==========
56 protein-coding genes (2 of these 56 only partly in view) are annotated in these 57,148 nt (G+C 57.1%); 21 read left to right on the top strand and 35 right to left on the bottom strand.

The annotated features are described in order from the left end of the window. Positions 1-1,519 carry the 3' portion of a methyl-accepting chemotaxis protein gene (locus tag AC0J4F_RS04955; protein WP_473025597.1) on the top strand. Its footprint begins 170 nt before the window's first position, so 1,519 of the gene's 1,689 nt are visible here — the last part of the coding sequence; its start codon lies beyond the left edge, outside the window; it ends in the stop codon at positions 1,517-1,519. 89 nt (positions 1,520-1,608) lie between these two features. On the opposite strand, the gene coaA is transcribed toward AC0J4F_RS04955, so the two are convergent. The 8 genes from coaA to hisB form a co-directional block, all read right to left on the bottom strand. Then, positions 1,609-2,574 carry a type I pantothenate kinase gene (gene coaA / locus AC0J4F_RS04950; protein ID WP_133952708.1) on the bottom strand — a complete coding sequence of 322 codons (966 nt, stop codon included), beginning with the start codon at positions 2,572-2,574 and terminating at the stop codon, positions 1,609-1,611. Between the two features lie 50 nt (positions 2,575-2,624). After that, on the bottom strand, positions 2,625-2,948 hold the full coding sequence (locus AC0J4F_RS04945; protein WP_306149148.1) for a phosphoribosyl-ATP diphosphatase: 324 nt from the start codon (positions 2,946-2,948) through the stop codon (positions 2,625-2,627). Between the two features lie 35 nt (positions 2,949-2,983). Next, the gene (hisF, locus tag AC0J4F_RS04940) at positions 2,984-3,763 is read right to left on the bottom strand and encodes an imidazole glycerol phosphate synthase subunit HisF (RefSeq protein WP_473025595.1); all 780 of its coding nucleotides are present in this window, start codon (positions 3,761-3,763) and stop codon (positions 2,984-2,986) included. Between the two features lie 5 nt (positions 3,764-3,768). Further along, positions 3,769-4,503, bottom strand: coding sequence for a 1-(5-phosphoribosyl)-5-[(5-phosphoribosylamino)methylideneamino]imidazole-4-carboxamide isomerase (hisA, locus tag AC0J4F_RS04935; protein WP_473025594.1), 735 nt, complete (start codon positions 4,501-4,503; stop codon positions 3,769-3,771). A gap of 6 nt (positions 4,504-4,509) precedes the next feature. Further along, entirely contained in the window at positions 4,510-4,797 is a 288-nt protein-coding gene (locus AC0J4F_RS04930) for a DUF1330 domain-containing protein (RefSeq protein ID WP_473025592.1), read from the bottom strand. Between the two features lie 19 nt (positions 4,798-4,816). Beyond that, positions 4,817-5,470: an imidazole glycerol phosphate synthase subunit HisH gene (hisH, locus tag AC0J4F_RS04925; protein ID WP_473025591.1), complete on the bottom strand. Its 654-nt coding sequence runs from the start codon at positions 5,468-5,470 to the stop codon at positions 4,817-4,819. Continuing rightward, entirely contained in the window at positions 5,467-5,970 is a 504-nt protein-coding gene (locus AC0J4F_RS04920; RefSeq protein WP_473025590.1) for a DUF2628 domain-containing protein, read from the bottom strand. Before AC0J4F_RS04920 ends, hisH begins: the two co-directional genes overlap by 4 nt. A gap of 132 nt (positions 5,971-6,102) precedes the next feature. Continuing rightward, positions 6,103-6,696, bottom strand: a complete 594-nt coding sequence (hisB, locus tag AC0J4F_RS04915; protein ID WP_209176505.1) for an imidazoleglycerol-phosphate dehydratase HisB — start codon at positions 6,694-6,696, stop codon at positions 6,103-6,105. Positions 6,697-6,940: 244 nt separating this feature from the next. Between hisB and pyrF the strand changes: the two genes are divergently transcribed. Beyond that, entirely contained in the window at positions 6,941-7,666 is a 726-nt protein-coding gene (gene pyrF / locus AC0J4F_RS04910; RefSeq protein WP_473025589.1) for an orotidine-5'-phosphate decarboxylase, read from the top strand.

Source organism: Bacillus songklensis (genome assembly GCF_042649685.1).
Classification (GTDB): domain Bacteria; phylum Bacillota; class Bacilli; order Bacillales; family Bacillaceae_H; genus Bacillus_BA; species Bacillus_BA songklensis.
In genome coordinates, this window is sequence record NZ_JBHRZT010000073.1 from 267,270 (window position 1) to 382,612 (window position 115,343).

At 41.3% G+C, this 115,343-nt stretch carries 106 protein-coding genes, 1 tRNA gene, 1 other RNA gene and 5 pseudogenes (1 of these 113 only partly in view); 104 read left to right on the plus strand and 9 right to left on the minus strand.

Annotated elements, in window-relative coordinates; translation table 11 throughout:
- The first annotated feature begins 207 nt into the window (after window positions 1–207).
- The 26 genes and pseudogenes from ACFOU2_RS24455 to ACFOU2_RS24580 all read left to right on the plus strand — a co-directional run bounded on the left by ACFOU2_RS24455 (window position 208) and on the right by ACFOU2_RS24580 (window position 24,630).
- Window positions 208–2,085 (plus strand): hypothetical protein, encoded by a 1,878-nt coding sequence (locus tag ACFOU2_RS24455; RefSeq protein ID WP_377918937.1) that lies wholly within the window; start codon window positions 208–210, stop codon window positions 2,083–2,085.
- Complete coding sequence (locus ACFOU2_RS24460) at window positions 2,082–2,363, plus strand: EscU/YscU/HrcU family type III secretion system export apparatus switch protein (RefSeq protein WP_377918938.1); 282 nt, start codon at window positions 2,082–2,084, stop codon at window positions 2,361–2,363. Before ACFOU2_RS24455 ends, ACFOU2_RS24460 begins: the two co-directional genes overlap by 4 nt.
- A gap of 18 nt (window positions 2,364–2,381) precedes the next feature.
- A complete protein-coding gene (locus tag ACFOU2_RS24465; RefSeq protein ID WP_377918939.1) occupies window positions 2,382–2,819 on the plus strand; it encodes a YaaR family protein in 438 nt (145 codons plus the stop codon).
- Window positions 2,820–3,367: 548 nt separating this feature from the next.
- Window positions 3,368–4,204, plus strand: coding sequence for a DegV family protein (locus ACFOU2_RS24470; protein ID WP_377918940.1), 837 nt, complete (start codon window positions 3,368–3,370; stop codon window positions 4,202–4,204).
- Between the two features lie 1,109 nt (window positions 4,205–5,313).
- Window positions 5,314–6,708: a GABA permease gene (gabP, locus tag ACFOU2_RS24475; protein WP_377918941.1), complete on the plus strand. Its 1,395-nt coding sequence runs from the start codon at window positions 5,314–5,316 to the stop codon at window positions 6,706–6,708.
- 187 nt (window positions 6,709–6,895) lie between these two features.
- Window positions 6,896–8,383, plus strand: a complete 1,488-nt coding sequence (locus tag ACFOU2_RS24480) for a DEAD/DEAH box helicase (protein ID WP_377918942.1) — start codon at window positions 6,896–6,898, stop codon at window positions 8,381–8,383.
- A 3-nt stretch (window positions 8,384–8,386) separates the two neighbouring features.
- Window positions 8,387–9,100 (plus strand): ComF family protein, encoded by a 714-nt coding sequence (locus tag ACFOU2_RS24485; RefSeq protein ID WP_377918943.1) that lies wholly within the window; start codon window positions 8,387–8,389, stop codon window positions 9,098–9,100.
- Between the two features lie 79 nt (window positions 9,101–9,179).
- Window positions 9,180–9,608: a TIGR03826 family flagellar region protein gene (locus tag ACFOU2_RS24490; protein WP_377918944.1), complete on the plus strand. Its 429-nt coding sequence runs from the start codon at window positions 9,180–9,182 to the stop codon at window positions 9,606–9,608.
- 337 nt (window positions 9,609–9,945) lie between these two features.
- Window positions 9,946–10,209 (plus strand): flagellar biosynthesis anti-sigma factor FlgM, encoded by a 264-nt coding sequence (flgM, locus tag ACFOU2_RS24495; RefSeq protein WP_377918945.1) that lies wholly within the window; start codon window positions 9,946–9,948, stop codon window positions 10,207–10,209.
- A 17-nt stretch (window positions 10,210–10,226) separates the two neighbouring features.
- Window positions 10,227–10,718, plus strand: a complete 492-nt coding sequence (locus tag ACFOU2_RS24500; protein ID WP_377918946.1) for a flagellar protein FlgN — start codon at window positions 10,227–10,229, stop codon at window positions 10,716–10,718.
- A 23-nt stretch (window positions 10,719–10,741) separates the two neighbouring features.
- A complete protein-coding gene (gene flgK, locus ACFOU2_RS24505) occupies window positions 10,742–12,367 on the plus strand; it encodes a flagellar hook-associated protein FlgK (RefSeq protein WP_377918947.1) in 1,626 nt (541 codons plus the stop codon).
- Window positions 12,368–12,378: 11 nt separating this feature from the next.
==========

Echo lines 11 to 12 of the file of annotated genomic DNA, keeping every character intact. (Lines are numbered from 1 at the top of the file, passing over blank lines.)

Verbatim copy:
- Complete coding sequence (locus ACFOU2_RS24460) at window positions 2,082–2,363, plus strand: EscU/YscU/HrcU family type III secretion system export apparatus switch protein (RefSeq protein WP_377918938.1); 282 nt, start codon at window positions 2,082–2,084, stop codon at window positions 2,361–2,363. Before ACFOU2_RS24455 ends, ACFOU2_RS24460 begins: the two co-directional genes overlap by 4 nt.
- A gap of 18 nt (window positions 2,364–2,381) precedes the next feature.